They were told that no names would be recorded and that confidentiality was assured of their result. Another risk would be if people then realised the experiment tested memory they could think it was to do with intelligence and worry that they would be judged as stupid' if they did not remember many words. This could cause psychological distress to that person and might confirm personal fears of insecurity causing further damage. This could be controlled by warning the participant what the study was going to be about before they did it so if they felt embarrassed or worried about their result they could make a more informed decision not to take part. Results This table shows how many words were recalled by each participant. It shows that the mean average number of words recalled in Condition A was 15.08; 1.59 less than condition B at 16.67. It also allows us to see that 2/3 of the participants recalled more words with classical music playing than they did in silence. Summary table to show the number of words recalled by each participant in condition A and Condition B This bar chart shows condition A results in red and condition B in green. From this we can see that both the highest and lowest numbers of words recalled were in condition B. This bar chart clearly demonstrates the difference between condition A and B to vary greatly throughout the experiment. This pie chart shows the difference between the average scores to be quite insignificant as there is only a 5 % difference which means that although most of the numbers of words recalled did increase from condition a to condition b there was not a big difference when taking into account what their scores actually were and working out the average. I also deduced the range to be 12 for condition A, the lowest/ highest values being 8 and 20, and 17 for condition B, the lowest/ highest values being 7 and 24. ...read more.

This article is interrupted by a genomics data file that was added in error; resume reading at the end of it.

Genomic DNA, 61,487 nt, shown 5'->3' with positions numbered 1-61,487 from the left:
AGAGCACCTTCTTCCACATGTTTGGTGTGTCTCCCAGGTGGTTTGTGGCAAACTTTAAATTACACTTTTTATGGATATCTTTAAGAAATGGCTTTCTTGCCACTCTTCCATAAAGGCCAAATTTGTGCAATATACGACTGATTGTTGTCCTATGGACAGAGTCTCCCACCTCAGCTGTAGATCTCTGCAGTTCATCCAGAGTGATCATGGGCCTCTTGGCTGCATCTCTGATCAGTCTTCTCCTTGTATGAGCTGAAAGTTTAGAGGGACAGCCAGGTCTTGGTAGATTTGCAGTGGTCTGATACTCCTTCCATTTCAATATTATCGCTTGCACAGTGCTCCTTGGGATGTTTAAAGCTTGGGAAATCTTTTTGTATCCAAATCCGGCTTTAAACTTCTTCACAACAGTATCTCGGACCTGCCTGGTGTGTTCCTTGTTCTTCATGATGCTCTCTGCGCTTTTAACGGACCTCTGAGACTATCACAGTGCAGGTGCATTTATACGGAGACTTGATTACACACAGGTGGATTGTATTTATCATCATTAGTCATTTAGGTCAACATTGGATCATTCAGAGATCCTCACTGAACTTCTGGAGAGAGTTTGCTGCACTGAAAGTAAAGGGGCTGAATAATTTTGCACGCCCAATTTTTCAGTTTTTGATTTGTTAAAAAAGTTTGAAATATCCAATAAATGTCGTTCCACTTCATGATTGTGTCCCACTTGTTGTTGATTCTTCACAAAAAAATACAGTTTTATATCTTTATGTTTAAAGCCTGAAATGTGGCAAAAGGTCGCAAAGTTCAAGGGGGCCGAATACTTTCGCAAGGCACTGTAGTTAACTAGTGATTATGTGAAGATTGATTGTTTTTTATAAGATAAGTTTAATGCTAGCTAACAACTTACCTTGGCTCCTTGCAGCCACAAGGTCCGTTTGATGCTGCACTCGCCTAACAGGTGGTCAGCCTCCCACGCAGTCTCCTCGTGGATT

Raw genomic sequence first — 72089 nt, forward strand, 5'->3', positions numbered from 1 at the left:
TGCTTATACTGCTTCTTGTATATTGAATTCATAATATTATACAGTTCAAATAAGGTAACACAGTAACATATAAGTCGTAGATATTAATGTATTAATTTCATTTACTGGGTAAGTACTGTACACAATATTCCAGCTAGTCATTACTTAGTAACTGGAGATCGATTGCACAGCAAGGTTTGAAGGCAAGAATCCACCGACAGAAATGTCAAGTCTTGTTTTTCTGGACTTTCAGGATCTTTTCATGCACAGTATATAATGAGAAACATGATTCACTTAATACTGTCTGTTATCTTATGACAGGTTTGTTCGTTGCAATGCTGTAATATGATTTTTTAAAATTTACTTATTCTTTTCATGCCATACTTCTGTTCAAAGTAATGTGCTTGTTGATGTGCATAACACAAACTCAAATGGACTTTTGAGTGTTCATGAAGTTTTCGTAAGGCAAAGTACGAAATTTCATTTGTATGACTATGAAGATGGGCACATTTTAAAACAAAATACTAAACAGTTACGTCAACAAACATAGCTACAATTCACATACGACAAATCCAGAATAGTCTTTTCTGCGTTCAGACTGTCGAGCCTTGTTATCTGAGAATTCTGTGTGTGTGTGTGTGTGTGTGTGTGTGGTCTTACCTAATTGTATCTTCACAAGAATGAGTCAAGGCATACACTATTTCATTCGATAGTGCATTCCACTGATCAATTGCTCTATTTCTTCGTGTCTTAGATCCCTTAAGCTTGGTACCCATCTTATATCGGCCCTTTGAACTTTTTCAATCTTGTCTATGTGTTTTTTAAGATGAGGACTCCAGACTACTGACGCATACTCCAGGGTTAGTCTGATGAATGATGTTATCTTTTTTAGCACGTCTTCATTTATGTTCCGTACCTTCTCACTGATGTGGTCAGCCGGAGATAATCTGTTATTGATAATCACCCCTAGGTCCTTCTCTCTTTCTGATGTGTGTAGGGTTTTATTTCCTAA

The participants were also talked through the experiment as we carried it out and everything was plainly stated to them. A better way of presentation of the words however, might have been to present them on an over head projector, so that timing could be controlled better; in our experiment, participants were in control of turning over the sheet of paper with the list on and therefore could have turned it over before the test started. The paper was only one sheet thick as well so participants might have been able to see the words even when the sheet was face down. To expand the experiment further, there are many different variables and different aspects of memory which I could test. The serial position effect, mentioned in my introduction, would be an interesting aspect of memory to test as I noticed in the lists of words there were a significant number of words from the start and the end of the actual list, included in the words the participants remembered. We could test this by setting a quota at, say, the first five and last five words and seeing what percentage of the recalled words were within one of these quotas. We could have used a recording of background noise to repeat Cohen's experiment or used music with words to test the participants. A really interesting experiment would be to use children against adults in a memory test with the classical music, as I believe children would give a more positive result in relation to my hypothesis. I don't believe that there would be a significant difference between males and females, if any, but it would be worth considering. We could have tested different amounts of words see if there is a difference in capacity of recall between a list of one hundred words and thirty words; would the participants be put off by the amount of words and not remember as many for the long list as the short? There are clearly many different experiments relating to memory that could be tested. ...read more.